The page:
Looking ahead, Tesla projects to manufacture 1.8 million vehicles this year, up 37% from the previous year. However, during the earnings call, Elon Musk revealed that the internal target is closer to two million.
While higher deliveries could help offset the impact of the sweeping price cuts on gross margins, continued price cuts for incremental delivery gains could pose a challenge.
Meanwhile, BYD, another electric vehicle maker, saw a rebound in earnings after a drop in 2021 due to massive investments. The company reported a net profit of 16 billion to 17 billion yuan (USD 2.37 billion to USD 2.52 billion) for full-year 2022, a staggering increase of 425% to 458% in local currency terms. This implies a Q4 net profit of 6.7 billion to 7.7 billion yuan (USD 990 million to USD 1.17 billion), a year-over-year surge of 1,013% to 1,179% in local currency.
BYD also anticipates that its annual revenue will exceed 420 billion yuan (USD 62.2 billion), indicating a Q4 revenue of at least 152.3 billion yuan (USD 22.6 billion), suggesting a year-over-year growth of over 115%.
In Q3, the company’s net income skyrocketed by 350% in local currency terms, with revenue increasing by 116%, and adjusted earnings spiking by 923%.
While the company has not disclosed its gross margin for Q4, it likely improved compared to Q3. In the third quarter, BYD’s gross margin was 18.96%, up from 14.39% in Q2 and 13.33% a year earlier. Additionally, its automotive gross margin was 22.77%, up from 17.82% in Q2 and 17.31% a year ago.
Market Shifts Amid China EV Price War
The majority of BYD’s models are priced between 100,000 RMB and 200,000 RMB, which is roughly equivalent to USD 15,000-USD 29,000, and are considered value offerings.
However, the company has expanded into the “affordable luxury” market with newer models like the Seal and Frigate and has aggressively grown its Denza brand to target the premium market.
Additionally, BYD has launched a super-premium brand called Yangwang, with a heavy-duty SUV set to launch in the third quarter, and is planning to launch another “F Brand” between Denza and Yangwang.
Tesla previously dominated China’s premium EV segment, but with its significant price cuts, it has moved from the premium into the mass market, according to Tu Le of Sino Auto Insights, an advisory company.
The Model 3, which was initially priced nearly USD 10,000 higher than the BYD Seal, came down to just USD 600 more after early January, and BYD also offered new Seal discounts in early March. However, there is fierce competition in the sub-300,000 RMB segment, and while BYD continues to dominate there, XPeng is struggling.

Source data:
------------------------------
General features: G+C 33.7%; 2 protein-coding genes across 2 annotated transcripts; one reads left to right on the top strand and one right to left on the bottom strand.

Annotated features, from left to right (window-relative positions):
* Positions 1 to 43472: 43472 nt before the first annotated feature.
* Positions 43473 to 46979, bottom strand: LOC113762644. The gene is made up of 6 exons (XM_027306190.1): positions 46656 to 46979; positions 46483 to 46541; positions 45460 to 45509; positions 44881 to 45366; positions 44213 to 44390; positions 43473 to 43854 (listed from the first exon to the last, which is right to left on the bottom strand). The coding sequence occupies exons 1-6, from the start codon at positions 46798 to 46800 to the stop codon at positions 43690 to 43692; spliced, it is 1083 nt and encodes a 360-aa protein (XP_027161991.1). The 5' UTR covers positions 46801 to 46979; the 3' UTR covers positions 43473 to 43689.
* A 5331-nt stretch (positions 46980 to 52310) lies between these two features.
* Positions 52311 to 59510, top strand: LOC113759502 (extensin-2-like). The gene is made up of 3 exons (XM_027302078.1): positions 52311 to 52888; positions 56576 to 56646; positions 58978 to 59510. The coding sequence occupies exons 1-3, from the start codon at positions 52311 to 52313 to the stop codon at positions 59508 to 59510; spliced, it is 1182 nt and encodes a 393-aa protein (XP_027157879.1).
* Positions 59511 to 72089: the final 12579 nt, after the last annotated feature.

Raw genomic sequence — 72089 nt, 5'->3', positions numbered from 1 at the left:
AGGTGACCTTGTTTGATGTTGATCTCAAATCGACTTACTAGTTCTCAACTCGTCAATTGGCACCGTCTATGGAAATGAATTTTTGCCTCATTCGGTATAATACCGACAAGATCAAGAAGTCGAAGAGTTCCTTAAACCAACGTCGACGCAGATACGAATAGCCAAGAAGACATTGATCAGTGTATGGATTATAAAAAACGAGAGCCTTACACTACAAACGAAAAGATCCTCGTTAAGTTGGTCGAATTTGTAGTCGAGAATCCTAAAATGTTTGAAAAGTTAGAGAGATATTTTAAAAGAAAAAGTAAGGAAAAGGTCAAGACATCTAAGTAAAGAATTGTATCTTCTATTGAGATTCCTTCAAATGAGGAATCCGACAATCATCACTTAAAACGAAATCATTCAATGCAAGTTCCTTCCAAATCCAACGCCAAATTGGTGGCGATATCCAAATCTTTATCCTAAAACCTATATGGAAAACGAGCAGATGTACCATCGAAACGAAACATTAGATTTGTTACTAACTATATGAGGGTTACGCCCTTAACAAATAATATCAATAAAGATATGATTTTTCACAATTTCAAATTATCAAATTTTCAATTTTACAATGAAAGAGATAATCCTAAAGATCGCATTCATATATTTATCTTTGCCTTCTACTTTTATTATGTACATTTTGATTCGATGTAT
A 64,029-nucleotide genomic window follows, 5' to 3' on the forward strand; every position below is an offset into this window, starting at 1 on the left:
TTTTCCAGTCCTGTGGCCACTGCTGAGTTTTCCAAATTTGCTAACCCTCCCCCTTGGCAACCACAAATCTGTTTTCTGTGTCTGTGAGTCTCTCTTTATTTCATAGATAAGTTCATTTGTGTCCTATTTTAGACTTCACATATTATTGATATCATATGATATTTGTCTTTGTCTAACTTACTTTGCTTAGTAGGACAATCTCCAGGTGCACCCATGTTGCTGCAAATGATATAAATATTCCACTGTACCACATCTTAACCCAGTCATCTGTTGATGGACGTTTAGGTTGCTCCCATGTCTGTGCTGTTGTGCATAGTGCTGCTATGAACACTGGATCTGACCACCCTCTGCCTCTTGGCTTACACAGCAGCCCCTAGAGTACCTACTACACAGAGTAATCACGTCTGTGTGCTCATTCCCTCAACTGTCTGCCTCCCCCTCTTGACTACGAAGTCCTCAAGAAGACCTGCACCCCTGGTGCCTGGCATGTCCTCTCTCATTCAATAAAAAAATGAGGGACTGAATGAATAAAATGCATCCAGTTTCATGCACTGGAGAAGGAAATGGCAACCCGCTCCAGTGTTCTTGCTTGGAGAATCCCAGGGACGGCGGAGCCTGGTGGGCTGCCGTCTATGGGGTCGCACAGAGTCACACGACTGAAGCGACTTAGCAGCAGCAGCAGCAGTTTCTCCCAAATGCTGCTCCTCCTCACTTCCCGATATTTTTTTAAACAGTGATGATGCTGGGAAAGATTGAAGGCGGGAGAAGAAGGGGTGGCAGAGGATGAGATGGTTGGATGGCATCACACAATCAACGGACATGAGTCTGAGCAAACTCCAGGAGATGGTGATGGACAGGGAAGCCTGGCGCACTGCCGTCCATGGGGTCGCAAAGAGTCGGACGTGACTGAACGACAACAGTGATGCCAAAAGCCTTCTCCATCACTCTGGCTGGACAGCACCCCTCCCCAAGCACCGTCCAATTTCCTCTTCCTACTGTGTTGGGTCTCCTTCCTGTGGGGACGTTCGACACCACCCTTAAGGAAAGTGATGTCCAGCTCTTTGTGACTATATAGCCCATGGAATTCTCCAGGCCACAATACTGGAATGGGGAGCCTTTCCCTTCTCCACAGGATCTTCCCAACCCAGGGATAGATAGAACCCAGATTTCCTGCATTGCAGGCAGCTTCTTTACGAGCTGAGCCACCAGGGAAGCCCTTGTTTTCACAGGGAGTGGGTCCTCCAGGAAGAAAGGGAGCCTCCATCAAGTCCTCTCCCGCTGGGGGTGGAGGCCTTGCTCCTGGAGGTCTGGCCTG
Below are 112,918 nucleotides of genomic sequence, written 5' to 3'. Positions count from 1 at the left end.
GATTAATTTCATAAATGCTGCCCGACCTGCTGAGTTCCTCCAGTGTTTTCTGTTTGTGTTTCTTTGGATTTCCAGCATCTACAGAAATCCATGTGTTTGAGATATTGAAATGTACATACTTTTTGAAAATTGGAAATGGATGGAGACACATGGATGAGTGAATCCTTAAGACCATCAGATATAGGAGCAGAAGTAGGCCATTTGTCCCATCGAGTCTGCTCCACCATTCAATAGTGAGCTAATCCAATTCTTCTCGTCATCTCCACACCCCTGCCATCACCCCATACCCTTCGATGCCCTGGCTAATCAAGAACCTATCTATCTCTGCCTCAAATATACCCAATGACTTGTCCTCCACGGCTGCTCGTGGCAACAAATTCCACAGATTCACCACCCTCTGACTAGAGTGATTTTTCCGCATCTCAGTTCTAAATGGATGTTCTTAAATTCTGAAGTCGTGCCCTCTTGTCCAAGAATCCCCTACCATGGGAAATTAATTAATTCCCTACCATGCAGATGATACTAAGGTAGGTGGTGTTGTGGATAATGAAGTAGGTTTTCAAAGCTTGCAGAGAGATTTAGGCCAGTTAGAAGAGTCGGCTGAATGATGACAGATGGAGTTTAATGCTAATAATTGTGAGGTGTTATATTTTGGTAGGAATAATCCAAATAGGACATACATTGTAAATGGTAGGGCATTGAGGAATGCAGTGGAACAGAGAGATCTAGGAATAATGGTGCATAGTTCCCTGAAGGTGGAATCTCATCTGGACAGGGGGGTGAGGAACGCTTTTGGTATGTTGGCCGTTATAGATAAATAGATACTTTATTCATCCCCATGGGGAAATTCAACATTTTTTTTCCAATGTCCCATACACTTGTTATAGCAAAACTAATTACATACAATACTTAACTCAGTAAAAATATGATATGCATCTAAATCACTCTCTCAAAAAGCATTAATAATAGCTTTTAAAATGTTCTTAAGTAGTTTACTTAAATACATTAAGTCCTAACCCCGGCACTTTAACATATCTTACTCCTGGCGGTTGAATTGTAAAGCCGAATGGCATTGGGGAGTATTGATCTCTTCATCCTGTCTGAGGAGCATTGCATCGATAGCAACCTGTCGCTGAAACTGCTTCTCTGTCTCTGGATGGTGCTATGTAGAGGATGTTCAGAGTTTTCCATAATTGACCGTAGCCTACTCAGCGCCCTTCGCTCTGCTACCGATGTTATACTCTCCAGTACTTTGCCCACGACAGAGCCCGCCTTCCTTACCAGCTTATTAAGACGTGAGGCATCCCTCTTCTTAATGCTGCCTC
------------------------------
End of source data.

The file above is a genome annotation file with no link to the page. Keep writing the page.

In late February, BYD dealers reduced prices on several models, indicating that even China’s EV leader is not immune to the price wars.
How Long Will China EV Price War Last?
The duration of China’s EV price war remains uncertain as it persists without signs of abating. This competitive climate poses a challenge to many EV manufacturers with ambitious production plans, as the success of new models is unpredictable while existing ones risk rapid obsolescence. To remain competitive, EV makers are expected to continue reducing prices, leading to an ongoing and intense battle for survival.
While exports may offer a potential solution, this approach also carries the risk of spreading the price war to overseas markets. This is evidenced by Tesla’s recent decision to lower prices in Europe, and other Chinese EV manufacturers such as BYD are likely to increase competition in both Europe and Asia.
For foreign OEMs attempting to penetrate the Chinese EV market, the price war presents a significant obstacle, potentially locking them out of the world’s largest auto market. Conversely, Chinese EV manufacturers may gain a greater foothold in Europe as battle-tested models become more prominent.
Despite the ongoing price war, the U.S. market is expected to remain relatively insulated due to existing tariffs and EV tax credit rules. Apart from a few Geely brands, Chinese EV makers have yet to establish a significant presence in the U.S. market.